Keep in mind the wider context, too. Tina Hayes, of the School of Etiquette and Decorum, shared sign-off ideas from colleagues at the American Association of Etiquette Professionals with the San Francisco Chronicle, revealing a nod to the strange times we currently live in could be welcome. "Take care and be safe," suggested one, while another said "stay sane and healthy".
The perfect sign-off depends on the style of your business. A professional sign-off is necessary for most of us in office situations, but your sign-off could help solidify your brand, according to business etiquette expert Jacqueline Whitmore. "A friend of mine writes vegan books, and she signs her emails 'love and blessings'," Whitmore says in a blog post. "And that’s who she is." Most of us can't get away with that much character at work, but if it works for your role or business, go for it.
The 10 worst ways to sign off an email
Don't be too formal
Emails aren't letters, and this isn't the 1800s. "Yours sincerely" is widely seen as too formal. If you feel like you sound like a Jane Austen character, delete and start over. The PerkBox survey ranked these three formal endings — "yours truly," "yours faithfully", and "sincerely"— among the worst email sign-off options.
This isn't the pub, don't say cheers
If you know the person you're sending the email to, you can tweak your sign-off to reflect that relationship. But if you don't know them at all or well, avoid being too casual, warns Turk, telling Ted.Com that "cheers" is an email exit to use with friends or close coworkers, but no-one else. Plus, "cheers" is generally limited to British or Australian speech, meaning others won't be accustomed to its use as a greeting.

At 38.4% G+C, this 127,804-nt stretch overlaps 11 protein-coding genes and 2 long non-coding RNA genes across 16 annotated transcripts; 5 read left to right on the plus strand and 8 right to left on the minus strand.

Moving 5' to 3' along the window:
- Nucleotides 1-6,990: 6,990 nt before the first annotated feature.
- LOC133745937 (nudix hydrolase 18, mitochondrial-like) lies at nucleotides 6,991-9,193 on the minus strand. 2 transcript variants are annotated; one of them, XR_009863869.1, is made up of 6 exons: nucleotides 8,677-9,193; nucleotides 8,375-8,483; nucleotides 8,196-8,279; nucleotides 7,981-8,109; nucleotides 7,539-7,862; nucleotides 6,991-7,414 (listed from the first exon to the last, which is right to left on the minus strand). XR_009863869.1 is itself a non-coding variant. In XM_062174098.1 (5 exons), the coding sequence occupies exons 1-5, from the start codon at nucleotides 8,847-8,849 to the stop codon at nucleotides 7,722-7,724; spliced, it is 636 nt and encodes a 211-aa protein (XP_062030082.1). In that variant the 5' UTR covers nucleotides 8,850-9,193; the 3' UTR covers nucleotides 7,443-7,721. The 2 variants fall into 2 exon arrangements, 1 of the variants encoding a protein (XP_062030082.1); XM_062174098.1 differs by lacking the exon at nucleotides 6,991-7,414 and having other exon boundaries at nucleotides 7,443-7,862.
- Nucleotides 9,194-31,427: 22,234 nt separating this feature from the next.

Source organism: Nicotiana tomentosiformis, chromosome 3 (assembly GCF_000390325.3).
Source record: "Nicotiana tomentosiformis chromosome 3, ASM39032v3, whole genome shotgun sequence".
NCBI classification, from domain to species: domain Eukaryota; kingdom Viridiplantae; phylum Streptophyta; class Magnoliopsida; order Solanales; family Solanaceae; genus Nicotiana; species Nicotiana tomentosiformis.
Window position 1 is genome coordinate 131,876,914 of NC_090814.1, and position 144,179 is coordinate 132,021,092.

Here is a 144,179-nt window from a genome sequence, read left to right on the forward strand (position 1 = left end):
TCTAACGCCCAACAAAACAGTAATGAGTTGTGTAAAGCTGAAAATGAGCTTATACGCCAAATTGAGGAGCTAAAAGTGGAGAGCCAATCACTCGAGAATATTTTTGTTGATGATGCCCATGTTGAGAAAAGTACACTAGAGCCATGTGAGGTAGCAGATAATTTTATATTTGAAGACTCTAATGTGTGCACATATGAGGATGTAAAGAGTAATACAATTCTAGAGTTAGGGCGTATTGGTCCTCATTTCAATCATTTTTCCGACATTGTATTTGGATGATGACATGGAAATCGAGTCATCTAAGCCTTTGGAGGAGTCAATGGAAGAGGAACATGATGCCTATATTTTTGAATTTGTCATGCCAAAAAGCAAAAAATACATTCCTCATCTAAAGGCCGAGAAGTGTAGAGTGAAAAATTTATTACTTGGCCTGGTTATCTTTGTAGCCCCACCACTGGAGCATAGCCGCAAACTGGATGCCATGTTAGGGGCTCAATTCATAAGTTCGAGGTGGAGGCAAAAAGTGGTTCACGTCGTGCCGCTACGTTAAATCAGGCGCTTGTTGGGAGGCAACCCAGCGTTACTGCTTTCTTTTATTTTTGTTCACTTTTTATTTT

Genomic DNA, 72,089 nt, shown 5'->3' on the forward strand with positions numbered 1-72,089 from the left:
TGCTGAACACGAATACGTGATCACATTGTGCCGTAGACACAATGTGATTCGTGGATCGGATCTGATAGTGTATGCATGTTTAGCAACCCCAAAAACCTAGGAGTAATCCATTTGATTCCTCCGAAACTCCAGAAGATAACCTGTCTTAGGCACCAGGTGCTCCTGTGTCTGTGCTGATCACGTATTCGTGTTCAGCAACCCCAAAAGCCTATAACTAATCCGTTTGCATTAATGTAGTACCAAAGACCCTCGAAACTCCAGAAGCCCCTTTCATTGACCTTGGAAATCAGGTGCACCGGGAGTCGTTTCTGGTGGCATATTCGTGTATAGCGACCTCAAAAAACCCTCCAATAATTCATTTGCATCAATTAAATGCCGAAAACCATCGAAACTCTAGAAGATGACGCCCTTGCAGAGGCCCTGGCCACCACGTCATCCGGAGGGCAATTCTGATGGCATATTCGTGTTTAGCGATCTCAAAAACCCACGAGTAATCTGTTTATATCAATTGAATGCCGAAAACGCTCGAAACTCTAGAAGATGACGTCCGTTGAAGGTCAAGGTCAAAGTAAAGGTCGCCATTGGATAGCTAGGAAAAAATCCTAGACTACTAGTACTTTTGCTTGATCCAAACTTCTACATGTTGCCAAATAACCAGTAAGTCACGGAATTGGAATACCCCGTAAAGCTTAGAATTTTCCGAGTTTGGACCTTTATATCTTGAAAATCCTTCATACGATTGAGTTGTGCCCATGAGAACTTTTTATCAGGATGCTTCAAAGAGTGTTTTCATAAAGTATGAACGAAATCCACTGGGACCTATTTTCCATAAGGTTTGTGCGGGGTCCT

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Don't get emotional
You may conclude an email with your mother by signing off with "love" or "xoxo", but it's no surprise that the PerkBox survey found most respondents thought that was the worst way to sign off an email. If you don't love the person, don't say you do. The next worst-rated sign-off was "warmly," so avoid expressing your emotions using that term, too.
It doesn't take more effort to write "thanks" than it does to type "thx" these days, even if you're on a phone. If you can't be bothered to write those few extra letters, why should anyone take the time to read the rest of what's in your email?
The worst sign off, according to Turk, is to finish with "thanks in advance", as it's "incredibly presumptive", she tells Ted.com. "You can’t thank someone for doing something before they’ve agreed to do it," she says.
Don't be passive aggressive
Like "thanks in advance", sign-offs such as "looking forward to hearing from you" can come across as an implied demand for action. As the grammar experts at Grammarly note in a blog post, it comes off as passive aggressive – but can also put you in the waiting position, unable to act until you've heard from them. "The problem with 'I look forward to hearing from you' is that it removes you from the active role and puts you in a subservient one," the post reads. "Now, you’re just waiting passively for a response rather than moving the email thread forward, and your recipient may not even know what you want from them."
Drop the GIFs and pics
You may think a funny GIF will help your email stand out, but humor is subjective and antivirus isn't — images can trip up security software. Plus, it just means your email will take longer to load, especially if someone is on a mobile device.
The PerkBox survey showed that 44% of people thought the worst sign-off was none at all. That may work for a colleague you exchange dozens of messages with each day, but if you don't know the recipient very well, it's best to make a polite exit rather than none at all. If the best you can do is "best", that's better than nothing at all.